News Column

Rihanna's 'Unapologetic' Is Disturbing, Personal Pop

Nov 20, 2012

Piet Levy

Rihanna and Chris brown

"You'll always be mine, sing it to the world / Always be my boy, I'll always be your girl."

On paper those words, from a track called "Nobody's Business," are as generic as love lyrics come. But when you have Rihanna singing them to Chris Brown, who famously abused her in 2009, then you've got one of the most disturbing listens in pop history.

Equally stomach-churning is that this duet with Brown brings out Rihanna's most present vocal performance on "Unapologetic" (Def Jam Recordings), her seventh studio album since 2005, and that the music is set to such a peppy, Michael Jackson-inspired beat.

Rihanna is in the right in that she has nothing to apologize for. She can sing a love song with a man who abused her if she wants to. But, of course, the tumultuous relationship with Brown has become and will continue to be everybody's business. Consequently it's impossible to interpret "Nobody's Business" as any other happy-go-lucky love song, to smile and nod your head to the beat, knowing that he beat her.

Then again, that may have been the intent all along. The very appearance of Brown on an album called "Unapologetic" invites controversy. It's meaningful, for better or worse. Analyzed from a different vantage point, one can interpret the kind of power an abuser can have. It's unsettling to hear Rihanna tell Brown "your love is perfection." Most unsettling of all, you believe that she means it.

Ultimately, what this controversial song does is invite conversation and bring a deeper meaning to a genre that typically likes to keep things light.

That said, it's the context, not the song itself, that accomplishes this. Overall, the uneven "Unapologetic" doesn't draw a visceral reaction (although "Numb" might also make you queasy, with Eminem rapping "I'm the butt police" and drawing out the word "rear" to sound like a siren).

But tracks like "Jump" and "Right Now" do what pop does best: They make you want to dance. The former uses a regrettable double entendre about riding a pony (inspired by Ginuwine's 1996 track "Pony," which is sampled here), but it also boasts a massive dubstep breakdown that sounds like a monster attacking a stack of speakers. "Right Now" has dazzling production work from EDM star David Guetta; it's like music from another planet.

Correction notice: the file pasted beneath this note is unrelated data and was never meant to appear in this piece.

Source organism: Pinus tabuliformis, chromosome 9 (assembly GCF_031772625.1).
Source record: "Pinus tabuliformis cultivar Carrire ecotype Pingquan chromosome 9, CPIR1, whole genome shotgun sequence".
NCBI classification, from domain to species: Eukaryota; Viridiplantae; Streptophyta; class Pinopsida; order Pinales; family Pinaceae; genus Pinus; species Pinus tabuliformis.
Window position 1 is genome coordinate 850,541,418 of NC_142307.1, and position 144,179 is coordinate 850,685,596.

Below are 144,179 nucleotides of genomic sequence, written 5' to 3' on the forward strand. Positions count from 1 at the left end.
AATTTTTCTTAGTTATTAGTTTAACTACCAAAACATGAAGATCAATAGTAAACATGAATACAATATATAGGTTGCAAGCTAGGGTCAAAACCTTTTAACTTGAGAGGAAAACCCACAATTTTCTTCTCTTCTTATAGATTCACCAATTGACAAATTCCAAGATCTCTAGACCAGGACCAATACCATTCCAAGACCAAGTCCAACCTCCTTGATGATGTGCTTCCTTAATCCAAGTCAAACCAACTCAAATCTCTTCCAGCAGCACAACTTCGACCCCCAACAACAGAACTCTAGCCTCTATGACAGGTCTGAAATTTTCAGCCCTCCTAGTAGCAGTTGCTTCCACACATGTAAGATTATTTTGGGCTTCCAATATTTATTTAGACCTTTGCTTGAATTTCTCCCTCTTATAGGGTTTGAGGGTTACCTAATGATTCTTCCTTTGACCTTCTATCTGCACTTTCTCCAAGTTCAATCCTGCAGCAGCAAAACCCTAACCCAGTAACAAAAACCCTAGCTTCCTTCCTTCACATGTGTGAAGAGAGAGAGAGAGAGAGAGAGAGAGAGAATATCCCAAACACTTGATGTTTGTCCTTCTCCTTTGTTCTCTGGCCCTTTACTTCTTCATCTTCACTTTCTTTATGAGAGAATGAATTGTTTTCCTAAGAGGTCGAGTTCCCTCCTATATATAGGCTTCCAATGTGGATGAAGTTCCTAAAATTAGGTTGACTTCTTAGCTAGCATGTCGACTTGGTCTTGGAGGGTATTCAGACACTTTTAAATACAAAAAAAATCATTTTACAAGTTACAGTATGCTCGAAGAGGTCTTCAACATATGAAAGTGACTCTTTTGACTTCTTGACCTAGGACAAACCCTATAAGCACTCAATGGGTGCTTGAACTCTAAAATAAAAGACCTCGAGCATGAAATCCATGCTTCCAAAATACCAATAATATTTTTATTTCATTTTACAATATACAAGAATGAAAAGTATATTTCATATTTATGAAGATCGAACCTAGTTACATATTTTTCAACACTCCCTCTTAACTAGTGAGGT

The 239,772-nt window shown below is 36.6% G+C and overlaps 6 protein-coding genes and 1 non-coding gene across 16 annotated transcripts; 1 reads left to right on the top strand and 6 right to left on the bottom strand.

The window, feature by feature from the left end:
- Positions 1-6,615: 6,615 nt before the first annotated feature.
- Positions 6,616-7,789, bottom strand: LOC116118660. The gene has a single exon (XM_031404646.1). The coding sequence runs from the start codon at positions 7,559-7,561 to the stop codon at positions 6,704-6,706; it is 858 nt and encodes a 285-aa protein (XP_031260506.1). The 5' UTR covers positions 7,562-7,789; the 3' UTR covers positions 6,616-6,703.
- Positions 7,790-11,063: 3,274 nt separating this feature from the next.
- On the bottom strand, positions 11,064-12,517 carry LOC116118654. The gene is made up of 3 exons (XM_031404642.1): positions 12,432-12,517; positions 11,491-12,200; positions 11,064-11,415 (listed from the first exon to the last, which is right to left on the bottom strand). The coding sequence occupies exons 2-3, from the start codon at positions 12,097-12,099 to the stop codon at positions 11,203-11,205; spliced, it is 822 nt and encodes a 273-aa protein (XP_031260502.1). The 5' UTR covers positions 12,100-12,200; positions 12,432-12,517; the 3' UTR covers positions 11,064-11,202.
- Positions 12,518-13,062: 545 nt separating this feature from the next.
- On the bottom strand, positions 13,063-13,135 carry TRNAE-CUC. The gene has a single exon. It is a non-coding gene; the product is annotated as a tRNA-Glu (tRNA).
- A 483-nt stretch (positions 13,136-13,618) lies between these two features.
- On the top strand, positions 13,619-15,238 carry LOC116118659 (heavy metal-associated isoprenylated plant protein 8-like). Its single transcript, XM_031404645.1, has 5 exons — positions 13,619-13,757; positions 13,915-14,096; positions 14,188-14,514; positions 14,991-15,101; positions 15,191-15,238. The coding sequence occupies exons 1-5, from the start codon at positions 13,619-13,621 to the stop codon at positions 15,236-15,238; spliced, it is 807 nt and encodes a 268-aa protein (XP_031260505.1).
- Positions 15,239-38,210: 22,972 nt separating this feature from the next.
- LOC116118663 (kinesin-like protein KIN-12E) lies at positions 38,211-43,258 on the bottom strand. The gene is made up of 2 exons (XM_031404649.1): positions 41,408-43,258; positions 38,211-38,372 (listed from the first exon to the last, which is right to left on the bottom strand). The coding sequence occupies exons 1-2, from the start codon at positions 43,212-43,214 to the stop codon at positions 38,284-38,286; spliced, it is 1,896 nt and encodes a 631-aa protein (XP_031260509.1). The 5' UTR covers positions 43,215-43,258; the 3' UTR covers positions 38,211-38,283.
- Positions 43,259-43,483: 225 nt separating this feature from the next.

Yet the most surprising thing about "Unapologetic" is that it's not uniformly defiant but, for several tracks, exceptionally vulnerable. "What Now" marks the transition, with an anguished Rihanna likening a broken heart to being mocked. "Stay" has a somber piano and tender vocals from guest Mikky Ekko to symbolize the melancholy of a relationship stuck in a cycle.

Most moving of all is "Love Without Tragedy / Mother Mary," which seems to be directly inspired by Brown. "Red lipstick, rose petals, heartbreak. I was his Marilyn Monroe," she sings. "You took the best years of my life. I took the best years of your life. Felt like love struck me in the night. I prayed that love don't strike me twice." At about the two minute mark, it transforms into a prayer. "Mother Mary, I swear I wanna change. Mr. Jesus, I'd love to be your queen."

Coupled with the unwavering assurance and confidence on "Nobody's Business," it illustrates the incredible complexity of feelings she has for this guy. It's messy. It's the antithesis of pop and it accomplishes something that isn't achieved too often by her peers: It's personal.

Source: (c)2012 the Milwaukee Journal Sentinel. Distributed by MCT Information Services.

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